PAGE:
Atlas Capital has reportedly bought the Los Angeles Times printing plant for roughly $240 million, Bowery Farming is said to be taking 17,610 square feet in New York, and Melo Group has reportedly landed $142 million in financing for a Miami residential and retail property.
A New York federal judge on Wednesday appointed Labaton Sucharow LLP lead counsel for a proposed class of shareholders who claim they lost out when a midstream energy company was taken private after the company's stock price was allegedly pushed down on purpose.
The U.S. Department of Housing and Urban Development has announced it will give about $200 million in affordable housing grants to 52 Native American tribes around the nation for new construction, property rehabilitation and infrastructure projects.
The coming year will be politically crucial for the states, with most choosing legislatures that in 2021 will redistrict congressional and legislative seats on the basis of the 2020 census, says Lou Cannon of State Net Capitol Journal.
Recent actions in New Jersey and New York to advance offshore wind power projects are part of a growing surge of clean energy development by state and local governments, says Scott Press of Goldberg Segalla.
In the Second and Ninth Circuits, adequate consent for text message communications under the Telephone Consumer Protection Act remains a highly litigated issue, but companies may be able to avoid liability by employing clickwrap agreements, double opt-in processes and opt-out mechanisms, say Natalie Nahabet and Sarah Shyy of Orrick.
In several recent cases, courts have overridden claims that attorney-client privilege applies to communications with public relations firms in connection with litigation and to documents generated in internal investigations, but businesses can use several best practices to avoid the potential risk of waiving privilege, say attorneys at Ropes & Gray.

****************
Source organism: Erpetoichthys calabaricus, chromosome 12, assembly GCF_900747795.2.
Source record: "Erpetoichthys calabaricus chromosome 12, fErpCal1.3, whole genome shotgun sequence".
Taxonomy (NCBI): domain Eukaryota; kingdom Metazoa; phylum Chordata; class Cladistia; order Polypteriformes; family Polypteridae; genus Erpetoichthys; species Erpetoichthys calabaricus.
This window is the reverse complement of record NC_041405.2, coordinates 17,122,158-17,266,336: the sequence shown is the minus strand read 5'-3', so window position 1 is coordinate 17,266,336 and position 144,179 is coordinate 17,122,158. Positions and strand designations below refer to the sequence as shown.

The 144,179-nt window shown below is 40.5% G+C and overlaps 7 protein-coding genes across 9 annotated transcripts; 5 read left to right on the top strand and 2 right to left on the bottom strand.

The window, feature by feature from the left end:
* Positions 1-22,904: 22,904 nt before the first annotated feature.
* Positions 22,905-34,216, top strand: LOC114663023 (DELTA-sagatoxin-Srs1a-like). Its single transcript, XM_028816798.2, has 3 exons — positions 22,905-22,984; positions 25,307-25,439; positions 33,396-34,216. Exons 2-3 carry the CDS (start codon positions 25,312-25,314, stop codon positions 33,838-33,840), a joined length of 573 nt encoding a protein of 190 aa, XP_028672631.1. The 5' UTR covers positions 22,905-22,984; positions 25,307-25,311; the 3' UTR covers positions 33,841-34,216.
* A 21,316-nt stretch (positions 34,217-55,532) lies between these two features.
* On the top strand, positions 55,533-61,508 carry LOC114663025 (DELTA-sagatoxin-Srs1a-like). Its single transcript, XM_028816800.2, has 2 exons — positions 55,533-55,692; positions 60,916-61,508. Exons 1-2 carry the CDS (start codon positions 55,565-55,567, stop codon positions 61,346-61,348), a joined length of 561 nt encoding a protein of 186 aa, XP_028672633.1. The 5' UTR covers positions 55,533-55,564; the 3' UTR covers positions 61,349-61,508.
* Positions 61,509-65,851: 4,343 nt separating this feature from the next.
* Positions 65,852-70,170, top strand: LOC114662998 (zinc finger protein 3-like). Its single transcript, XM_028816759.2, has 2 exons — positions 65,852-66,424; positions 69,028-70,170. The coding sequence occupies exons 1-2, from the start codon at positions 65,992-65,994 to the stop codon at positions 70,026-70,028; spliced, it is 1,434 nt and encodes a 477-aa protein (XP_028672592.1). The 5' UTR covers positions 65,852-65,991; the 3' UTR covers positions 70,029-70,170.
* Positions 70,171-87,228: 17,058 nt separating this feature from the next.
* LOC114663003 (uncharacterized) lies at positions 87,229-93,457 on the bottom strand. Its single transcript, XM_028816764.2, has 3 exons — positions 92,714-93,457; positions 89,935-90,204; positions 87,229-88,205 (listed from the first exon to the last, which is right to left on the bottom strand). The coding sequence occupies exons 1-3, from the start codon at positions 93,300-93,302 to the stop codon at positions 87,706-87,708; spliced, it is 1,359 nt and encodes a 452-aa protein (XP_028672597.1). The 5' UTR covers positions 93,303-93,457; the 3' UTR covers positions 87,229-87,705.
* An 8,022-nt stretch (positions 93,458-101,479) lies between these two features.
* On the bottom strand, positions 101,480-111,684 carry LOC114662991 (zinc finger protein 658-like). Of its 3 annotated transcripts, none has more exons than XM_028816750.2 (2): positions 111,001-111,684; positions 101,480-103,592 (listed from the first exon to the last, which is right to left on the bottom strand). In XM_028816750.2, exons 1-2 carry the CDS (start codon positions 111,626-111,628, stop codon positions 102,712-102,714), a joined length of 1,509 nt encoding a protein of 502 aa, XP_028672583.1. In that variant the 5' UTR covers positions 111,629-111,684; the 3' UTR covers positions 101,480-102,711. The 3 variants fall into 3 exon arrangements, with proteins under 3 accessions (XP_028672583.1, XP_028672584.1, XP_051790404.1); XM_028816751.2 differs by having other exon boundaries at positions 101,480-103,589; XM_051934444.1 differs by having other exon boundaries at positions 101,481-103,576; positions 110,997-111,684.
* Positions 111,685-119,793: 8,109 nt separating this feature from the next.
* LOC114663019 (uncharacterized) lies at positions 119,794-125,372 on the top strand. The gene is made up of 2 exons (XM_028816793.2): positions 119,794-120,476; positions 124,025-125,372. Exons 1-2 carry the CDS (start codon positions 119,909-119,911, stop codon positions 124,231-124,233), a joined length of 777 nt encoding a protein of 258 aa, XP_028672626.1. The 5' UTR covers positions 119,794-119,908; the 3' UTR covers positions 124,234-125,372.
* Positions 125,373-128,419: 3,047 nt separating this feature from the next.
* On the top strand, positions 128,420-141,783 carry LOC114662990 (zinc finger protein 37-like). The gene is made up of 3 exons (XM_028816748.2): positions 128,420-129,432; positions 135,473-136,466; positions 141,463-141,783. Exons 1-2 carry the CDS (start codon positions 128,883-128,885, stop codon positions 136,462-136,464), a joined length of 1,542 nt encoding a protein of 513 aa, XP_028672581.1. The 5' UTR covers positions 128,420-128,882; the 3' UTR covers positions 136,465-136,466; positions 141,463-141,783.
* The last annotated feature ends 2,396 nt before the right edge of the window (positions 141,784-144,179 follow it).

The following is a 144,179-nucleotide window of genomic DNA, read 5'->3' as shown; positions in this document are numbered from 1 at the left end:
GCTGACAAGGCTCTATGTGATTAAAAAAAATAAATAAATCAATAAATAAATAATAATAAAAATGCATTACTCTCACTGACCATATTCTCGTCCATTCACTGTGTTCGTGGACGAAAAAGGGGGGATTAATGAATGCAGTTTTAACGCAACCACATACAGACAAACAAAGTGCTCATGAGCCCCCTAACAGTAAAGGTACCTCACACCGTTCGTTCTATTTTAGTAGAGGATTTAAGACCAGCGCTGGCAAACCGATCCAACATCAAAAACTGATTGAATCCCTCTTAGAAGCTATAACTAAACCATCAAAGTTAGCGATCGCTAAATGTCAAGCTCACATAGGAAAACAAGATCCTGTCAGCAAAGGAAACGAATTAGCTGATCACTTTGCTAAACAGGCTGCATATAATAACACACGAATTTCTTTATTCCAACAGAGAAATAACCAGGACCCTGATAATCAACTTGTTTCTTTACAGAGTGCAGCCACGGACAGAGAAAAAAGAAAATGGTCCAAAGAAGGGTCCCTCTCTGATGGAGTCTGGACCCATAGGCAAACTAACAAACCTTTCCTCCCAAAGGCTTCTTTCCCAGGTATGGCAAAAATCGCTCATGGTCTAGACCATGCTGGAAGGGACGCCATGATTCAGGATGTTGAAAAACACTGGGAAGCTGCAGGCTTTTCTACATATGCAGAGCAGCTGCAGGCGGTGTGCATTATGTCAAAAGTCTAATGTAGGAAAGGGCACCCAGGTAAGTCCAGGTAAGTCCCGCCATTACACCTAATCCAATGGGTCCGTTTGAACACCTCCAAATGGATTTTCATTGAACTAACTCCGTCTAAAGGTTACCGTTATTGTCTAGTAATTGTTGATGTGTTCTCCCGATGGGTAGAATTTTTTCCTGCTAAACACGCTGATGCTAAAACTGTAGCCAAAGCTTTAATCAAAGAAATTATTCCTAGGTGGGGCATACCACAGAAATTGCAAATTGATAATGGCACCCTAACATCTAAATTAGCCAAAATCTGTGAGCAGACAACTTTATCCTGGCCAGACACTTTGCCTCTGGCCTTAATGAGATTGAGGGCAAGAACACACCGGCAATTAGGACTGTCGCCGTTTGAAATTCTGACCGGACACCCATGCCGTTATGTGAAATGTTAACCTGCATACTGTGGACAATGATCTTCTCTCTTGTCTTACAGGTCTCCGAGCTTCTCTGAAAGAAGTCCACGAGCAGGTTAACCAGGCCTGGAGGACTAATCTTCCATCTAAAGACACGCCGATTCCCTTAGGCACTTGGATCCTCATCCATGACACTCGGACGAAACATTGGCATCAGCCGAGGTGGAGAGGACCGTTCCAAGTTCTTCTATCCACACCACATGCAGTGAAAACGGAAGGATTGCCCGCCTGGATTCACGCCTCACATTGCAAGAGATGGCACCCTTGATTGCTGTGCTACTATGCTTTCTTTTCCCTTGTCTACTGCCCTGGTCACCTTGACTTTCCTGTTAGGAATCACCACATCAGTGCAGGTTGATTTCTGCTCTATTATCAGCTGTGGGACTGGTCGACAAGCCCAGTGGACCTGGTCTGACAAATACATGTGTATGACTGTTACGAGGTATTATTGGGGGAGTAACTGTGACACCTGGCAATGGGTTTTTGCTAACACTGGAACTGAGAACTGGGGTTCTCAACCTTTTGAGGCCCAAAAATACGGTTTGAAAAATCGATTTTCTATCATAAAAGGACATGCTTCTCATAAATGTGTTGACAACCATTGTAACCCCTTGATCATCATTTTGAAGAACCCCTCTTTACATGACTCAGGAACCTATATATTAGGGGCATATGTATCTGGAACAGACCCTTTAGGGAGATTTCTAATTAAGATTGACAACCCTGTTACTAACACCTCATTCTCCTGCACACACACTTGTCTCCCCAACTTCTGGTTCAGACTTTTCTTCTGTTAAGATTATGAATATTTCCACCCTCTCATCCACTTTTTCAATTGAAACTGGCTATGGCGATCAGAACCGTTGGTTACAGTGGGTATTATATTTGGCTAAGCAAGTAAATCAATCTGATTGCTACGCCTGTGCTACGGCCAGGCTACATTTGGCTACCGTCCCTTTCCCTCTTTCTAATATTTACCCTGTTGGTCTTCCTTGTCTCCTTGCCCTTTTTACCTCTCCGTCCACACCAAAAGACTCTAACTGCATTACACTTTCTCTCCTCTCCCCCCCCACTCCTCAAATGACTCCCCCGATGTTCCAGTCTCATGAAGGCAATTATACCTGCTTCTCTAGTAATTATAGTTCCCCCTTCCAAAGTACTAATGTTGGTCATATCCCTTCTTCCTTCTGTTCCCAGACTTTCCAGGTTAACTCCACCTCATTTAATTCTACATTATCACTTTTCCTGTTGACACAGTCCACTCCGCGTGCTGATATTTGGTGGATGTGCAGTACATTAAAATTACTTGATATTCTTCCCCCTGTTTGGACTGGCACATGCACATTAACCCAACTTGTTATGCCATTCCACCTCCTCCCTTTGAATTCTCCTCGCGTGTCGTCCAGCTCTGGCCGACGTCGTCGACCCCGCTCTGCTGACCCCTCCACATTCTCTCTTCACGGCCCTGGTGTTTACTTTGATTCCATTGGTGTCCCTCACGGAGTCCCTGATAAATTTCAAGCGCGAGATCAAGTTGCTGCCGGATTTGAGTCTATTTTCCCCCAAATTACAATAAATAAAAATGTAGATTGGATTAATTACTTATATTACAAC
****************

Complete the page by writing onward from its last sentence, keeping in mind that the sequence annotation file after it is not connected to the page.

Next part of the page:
Opinions from the Fourth and Seventh Circuits may limit Americans with Disabilities Act website accessibility claims against hospitality businesses, but the U.S. Supreme Court's recent decision not to hear Domino's Pizza v. Robles signals that this type of litigation will continue into 2020, says Martin Orlick of Jeffer Mangels.
Because lawyers are often sued by nonclients based on public statements they have made, lawyers should be trained to avoid potentially actionable statements when speaking and writing, and they should also understand the overarching defenses against such lawsuits, says Matthew O’Hara at Freeborn & Peters.
California is home to some of the most robust environmental laws in the country, and many of them, like the state's ban on plastic bags, have led to similar laws in other states. Manufacturers and retailers should monitor green legislation in California as a harbinger of what may follow elsewhere, say attorneys at Steptoe & Johnson.